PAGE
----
It’s this counsel that’s directed at the more radical of the “change-the-date” crowd — both Indigenous and non-Indigenous “allies” — who think Australia Day should be moved, not simply to accommodate the sensitivities of Indigenous Australians, but because they believe 26th January 1788 is a date all Australians should be ashamed of. They would move Australia Day because they view 26th January 1788 principally through the lens of Indigenous suffering and dispossession, as though nothing at all good came of colonisation. Australian history, goes the thesis, is nothing but a hateful chronicle of dispossession, exploitation and racism, and we’re all, by inherited guilt, the culprits. We should all be ashamed we’re even here.

This is abject nonsense, and should be rejected as such. Yes, grievous wrongs were done to this country’s Indigenous people through the process of colonisation. The Indigenous people of this country undeniably lost out from the process of European settlement, and still suffer from their losses today. This is a tragedy, and a black stain on this country’s history.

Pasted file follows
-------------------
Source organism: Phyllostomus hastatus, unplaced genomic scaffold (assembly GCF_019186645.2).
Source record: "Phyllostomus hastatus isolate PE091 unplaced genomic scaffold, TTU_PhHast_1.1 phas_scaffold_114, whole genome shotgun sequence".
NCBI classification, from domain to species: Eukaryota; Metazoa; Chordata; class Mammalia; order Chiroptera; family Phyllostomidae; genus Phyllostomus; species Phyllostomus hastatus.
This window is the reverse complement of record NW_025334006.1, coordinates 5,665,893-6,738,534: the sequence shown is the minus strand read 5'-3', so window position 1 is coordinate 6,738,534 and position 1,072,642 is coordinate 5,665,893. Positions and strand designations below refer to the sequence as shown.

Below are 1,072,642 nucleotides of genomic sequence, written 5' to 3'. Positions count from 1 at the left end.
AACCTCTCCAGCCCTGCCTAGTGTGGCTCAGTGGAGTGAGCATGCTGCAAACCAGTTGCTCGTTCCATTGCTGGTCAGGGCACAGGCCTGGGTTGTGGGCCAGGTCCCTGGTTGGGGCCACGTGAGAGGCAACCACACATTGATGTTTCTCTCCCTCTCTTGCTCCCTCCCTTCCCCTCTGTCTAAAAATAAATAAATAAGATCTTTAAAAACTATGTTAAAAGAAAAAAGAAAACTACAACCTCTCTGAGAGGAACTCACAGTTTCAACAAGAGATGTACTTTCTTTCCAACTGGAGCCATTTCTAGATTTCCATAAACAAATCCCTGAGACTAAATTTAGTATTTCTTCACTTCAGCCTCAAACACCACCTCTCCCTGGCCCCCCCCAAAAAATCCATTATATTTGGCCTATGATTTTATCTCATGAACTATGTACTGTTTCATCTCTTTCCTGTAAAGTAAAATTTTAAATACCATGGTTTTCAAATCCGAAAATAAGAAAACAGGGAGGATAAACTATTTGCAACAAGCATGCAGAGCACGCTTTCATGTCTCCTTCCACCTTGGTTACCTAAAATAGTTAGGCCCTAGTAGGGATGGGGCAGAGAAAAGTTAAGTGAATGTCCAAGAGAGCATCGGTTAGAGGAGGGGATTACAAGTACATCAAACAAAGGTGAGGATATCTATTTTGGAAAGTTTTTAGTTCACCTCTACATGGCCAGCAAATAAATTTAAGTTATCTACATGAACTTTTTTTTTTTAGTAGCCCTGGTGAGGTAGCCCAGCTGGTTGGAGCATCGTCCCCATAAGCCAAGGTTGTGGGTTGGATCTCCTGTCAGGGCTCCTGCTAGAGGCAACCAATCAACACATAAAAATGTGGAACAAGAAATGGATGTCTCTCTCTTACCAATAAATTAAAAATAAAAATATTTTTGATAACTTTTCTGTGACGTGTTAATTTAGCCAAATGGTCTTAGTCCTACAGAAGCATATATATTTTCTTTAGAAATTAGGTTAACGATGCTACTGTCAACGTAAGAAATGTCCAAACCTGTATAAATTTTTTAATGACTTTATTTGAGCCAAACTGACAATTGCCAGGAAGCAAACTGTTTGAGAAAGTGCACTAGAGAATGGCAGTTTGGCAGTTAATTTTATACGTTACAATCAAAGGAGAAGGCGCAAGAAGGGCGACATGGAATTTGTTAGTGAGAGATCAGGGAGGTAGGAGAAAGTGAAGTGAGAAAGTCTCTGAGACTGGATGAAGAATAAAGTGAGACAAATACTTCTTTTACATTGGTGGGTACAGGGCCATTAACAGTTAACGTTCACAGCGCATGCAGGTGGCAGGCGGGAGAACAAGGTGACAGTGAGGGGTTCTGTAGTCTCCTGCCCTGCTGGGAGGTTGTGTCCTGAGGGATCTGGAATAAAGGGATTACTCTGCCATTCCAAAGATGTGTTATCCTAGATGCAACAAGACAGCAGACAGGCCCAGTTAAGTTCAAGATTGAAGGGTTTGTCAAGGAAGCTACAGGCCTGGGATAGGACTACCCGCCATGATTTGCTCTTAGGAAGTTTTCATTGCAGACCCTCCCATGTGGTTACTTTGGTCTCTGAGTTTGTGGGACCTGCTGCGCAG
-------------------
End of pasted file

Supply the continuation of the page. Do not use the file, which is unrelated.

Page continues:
It’s one thing to acknowledge this, though, and to try to make amends for it, but quite another to assert that we should therefore be ashamed of our country’s existence; that we should wish the British had never arrived on these shores. In almost all respects, Australia is a fantastic success story. It is one of the best places in the world to live, and one of the most peaceful, wealthy, democratic, equal and, yes, tolerant nations in the world. There is so much about this country to be proud of.